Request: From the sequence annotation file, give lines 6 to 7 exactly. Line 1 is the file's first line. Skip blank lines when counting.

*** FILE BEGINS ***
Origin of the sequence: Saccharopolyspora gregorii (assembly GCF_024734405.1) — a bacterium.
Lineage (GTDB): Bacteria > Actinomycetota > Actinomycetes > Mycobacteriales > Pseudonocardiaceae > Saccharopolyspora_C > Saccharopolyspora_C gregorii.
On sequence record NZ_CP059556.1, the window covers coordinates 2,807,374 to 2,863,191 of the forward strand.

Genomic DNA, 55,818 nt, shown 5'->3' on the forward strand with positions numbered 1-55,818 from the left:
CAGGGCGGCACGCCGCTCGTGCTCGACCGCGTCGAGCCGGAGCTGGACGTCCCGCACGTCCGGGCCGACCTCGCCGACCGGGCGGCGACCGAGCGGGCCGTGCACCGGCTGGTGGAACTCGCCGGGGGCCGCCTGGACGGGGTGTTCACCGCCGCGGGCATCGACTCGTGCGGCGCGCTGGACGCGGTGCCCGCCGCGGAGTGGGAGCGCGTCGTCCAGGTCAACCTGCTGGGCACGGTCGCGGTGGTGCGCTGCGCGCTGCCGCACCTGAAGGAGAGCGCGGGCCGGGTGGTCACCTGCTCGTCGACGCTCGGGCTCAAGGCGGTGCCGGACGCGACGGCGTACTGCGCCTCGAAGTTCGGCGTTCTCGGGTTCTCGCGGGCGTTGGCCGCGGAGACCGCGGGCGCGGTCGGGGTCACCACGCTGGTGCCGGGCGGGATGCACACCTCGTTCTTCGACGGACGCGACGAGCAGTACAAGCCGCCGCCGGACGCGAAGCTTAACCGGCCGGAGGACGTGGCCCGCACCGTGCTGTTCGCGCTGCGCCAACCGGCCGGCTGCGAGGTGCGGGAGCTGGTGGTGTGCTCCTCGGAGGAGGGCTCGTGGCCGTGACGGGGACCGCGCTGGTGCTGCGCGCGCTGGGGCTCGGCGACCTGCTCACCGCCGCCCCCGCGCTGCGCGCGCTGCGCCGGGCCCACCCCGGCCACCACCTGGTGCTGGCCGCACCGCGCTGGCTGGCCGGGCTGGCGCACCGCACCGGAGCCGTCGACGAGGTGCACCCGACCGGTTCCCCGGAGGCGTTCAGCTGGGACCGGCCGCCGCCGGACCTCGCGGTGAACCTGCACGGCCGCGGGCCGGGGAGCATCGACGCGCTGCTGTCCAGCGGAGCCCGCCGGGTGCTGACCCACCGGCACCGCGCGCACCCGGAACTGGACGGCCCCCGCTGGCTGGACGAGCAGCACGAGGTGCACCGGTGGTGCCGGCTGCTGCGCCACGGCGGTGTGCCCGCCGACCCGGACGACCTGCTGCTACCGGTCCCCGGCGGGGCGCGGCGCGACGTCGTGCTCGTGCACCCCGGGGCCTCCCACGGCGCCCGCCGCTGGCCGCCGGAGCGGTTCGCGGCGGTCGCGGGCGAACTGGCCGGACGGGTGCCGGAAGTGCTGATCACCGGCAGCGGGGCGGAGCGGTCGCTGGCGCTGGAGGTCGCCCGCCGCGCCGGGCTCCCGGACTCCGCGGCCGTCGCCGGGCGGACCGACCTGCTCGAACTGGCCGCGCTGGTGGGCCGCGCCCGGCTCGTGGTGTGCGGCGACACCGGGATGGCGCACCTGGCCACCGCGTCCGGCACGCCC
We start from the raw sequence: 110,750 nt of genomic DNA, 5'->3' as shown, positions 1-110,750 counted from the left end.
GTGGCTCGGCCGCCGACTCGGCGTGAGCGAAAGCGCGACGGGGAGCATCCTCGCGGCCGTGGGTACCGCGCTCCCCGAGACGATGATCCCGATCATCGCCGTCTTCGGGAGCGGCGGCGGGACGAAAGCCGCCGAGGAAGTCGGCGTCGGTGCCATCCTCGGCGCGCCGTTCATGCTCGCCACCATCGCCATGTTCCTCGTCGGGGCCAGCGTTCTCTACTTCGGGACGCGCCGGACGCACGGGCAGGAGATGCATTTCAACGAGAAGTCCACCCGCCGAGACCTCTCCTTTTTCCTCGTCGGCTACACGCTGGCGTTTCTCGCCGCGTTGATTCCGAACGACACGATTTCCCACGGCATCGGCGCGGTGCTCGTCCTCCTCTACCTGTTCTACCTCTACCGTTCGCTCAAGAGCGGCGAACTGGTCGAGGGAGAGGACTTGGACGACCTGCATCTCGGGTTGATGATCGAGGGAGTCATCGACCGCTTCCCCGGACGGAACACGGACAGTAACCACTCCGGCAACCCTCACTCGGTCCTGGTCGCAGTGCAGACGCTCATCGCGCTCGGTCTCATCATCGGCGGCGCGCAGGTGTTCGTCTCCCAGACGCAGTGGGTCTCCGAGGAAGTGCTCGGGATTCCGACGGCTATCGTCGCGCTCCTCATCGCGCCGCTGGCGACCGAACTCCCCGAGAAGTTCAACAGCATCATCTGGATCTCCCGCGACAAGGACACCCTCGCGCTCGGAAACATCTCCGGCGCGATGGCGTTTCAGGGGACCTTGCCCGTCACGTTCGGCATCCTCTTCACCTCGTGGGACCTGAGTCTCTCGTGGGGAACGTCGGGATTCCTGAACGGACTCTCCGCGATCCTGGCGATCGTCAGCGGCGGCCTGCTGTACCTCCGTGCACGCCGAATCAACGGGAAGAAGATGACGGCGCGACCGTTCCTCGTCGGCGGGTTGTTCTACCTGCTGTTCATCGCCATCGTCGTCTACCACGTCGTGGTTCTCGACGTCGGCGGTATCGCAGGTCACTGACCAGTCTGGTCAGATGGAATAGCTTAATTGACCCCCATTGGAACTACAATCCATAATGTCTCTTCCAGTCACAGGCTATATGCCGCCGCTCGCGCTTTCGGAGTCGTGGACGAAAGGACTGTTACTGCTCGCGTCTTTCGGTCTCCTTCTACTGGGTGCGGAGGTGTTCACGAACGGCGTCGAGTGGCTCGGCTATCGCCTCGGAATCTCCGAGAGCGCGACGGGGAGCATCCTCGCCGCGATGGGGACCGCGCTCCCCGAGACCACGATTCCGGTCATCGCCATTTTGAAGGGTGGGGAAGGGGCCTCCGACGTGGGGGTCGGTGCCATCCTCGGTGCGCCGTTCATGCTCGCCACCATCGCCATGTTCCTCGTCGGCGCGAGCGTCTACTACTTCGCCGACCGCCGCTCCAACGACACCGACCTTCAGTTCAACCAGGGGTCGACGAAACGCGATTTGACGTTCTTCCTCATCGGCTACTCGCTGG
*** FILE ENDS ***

We start from the raw sequence: 110,750 nt of genomic DNA, 5'->3' as shown, positions 1-110,750 counted from the left end.
GTGGCTCGGCCGCCGACTCGGCGTGAGCGAAAGCGCGACGGGGAGCATCCTCGCGGCCGTGGGTACCGCGCTCCCCGAGACGATGATCCCGATCATCGCCGTCTTCGGGAGCGGCGGCGGGACGAAAGCCGCCGAGGAAGTCGGCGTCGGTGCCATCCTCGGCGCGCCGTTCATGCTCGCCACCATCGCCATGTTCCTCGTCGGGGCCAGCGTTCTCTACTTCGGGACGCGCCGGACGCACGGGCAGGAGATGCATTTCAACGAGAAGTCCACCCGCCGAGACCTCTCCTTTTTCCTCGTCGGCTACACGCTGGCGTTTCTCGCCGCGTTGATTCCGAACGACACGATTTCCCACGGCATCGGCGCGGTGCTCGTCCTCCTCTACCTGTTCTACCTCTACCGTTCGCTCAAGAGCGGCGAACTGGTCGAGGGAGAGGACTTGGACGACCTGCATCTCGGGTTGATGATCGAGGGAGTCATCGACCGCTTCCCCGGACGGAACACGGACAGTAACCACTCCGGCAACCCTCACTCGGTCCTGGTCGCAGTGCAGACGCTCATCGCGCTCGGTCTCATCATCGGCGGCGCGCAGGTGTTCGTCTCCCAGACGCAGTGGGTCTCCGAGGAAGTGCTCGGGATTCCGACGGCTATCGTCGCGCTCCTCATCGCGCCGCTGGCGACCGAACTCCCCGAGAAGTTCAACAGCATCATCTGGATCTCCCGCGACAAGGACACCCTCGCGCTCGGAAACATCTCCGGCGCGATGGCGTTTCAGGGGACCTTGCCCGTCACGTTCGGCATCCTCTTCACCTCGTGGGACCTGAGTCTCTCGTGGGGAACGTCGGGATTCCTGAACGGACTCTCCGCGATCCTGGCGATCGTCAGCGGCGGCCTGCTGTACCTCCGTGCACGCCGAATCAACGGGAAGAAGATGACGGCGCGACCGTTCCTCGTCGGCGGGTTGTTCTACCTGCTGTTCATCGCCATCGTCGTCTACCACGTCGTGGTTCTCGACGTCGGCGGTATCGCAGGTCACTGACCAGTCTGGTCAGATGGAATAGCTTAATTGACCCCCATTGGAACTACAATCCATAATGTCTCTTCCAGTCACAGGCTATATGCCGCCGCTCGCGCTTTCGGAGTCGTGGACGAAAGGACTGTTACTGCTCGCGTCTTTCGGTCTCCTTCTACTGGGTGCGGAGGTGTTCACGAACGGCGTCGAGTGGCTCGGCTATCGCCTCGGAATCTCCGAGAGCGCGACGGGGAGCATCCTCGCCGCGATGGGGACCGCGCTCCCCGAGACCACGATTCCGGTCATCGCCATTTTGAAGGGTGGGGAAGGGGCCTCCGACGTGGGGGTCGGTGCCATCCTCGGTGCGCCGTTCATGCTCGCCACCATCGCCATGTTCCTCGTCGGCGCGAGCGTCTACTACTTCGCCGACCGCCGCTCCAACGACACCGACCTTCAGTTCAACCAGGGGTCGACGAAACGCGATTTGACGTTCTTCCTCATCGGCTACTCGCTGG